Biocompatible Composites of Polyaniline Nanofibers and Collagen
A new hybrid composite material composed of polyaniline nanofibers and collagen was fabricated with various ratios of polyaniline nanofibers in a collagen matrix. The nanofibers were well dispersed in the composite matrix, as confirmed by scanning electron microscopy. The polyaniline nanofiber–collagen composite film remained electronically conductive, although conductivity decreased significantly with decreasing polyaniline in the composite. Conductivity could also be adjusted by dedoping in neutral water and redoping in acid, easily monitored with UV–vis spectroscopy. Flash welding, a technique to fuse polyaniline nanofibers with a pulse of light, did not significantly affect the composite, presumably due to the discontinuous nanofiber population in the composite matrix; only minor structural changes were observed. Contact angles are relatively high (around 80°) and independent of the amount of polyaniline in the composite, suggesting that the dominant surface material in the composite is collagen. Porcine skeletal muscle cells cultured as well on the composite films as they did on collagen reference samples, suggesting that the composite material is suitable for biomedical applications.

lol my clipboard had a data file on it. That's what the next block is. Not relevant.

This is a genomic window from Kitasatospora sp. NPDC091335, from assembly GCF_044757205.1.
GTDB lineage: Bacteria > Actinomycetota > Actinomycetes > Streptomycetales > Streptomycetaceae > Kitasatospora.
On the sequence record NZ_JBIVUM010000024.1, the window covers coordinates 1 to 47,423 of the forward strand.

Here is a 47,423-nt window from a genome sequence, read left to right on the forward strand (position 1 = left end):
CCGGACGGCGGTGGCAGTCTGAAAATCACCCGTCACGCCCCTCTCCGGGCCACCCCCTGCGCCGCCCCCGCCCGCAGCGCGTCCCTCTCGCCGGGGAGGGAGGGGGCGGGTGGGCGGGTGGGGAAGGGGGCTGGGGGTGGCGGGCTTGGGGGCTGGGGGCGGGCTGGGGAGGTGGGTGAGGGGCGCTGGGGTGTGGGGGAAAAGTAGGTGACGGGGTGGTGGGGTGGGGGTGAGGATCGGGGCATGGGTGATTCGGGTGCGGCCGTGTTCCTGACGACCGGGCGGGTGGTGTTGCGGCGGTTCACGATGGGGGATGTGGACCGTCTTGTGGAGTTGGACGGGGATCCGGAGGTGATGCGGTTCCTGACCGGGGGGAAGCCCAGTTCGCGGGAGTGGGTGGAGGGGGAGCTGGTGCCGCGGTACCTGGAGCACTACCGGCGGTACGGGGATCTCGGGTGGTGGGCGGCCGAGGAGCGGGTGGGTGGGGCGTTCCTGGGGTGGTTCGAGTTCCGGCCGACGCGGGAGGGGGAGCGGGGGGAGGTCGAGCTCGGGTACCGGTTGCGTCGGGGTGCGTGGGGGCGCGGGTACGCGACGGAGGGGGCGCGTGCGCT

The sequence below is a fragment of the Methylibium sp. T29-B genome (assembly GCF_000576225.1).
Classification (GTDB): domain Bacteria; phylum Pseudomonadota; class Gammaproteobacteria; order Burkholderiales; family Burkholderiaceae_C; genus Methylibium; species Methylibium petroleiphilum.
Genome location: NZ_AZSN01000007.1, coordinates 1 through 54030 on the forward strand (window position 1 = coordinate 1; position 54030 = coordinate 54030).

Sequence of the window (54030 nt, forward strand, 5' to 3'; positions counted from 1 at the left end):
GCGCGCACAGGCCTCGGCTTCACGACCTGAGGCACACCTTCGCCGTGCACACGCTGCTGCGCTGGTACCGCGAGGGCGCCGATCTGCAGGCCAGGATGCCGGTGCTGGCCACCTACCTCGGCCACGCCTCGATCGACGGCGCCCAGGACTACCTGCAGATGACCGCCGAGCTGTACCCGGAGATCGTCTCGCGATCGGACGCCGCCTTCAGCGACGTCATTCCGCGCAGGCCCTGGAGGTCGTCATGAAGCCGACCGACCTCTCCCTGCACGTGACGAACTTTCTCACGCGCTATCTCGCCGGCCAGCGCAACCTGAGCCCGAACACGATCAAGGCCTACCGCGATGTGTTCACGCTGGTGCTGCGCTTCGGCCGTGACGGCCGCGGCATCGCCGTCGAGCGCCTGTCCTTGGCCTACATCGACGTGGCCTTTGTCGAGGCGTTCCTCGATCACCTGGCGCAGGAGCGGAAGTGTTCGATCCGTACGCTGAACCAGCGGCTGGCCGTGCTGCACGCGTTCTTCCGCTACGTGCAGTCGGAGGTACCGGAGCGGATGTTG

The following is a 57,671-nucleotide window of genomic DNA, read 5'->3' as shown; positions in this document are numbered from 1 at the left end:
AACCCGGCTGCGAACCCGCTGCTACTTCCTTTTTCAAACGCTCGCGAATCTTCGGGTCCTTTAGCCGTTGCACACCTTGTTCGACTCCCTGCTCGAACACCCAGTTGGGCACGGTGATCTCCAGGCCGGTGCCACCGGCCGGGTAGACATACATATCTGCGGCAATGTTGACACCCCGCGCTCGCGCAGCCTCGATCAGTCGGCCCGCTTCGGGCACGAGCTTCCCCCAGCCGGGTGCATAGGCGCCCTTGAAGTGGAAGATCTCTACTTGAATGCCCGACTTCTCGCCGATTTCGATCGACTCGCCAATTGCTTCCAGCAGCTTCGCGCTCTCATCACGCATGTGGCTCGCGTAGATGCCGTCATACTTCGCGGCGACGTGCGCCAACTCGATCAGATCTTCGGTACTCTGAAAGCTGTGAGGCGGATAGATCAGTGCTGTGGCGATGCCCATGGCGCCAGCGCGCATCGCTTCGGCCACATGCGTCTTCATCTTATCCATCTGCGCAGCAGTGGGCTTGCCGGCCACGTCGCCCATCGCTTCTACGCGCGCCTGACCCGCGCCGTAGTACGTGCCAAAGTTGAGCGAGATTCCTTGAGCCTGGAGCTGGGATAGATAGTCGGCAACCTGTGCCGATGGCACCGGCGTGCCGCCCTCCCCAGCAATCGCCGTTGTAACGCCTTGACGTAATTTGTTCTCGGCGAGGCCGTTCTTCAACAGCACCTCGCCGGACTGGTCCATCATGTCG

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Kim, H. S., Hobbs, H. L., Wang, L., Rutten, M. J., & Wamser, C. C. (2009). Biocompatible composites of polyaniline nanofibers and collagen. Synthetic Metals, 159(13), 1313-1318.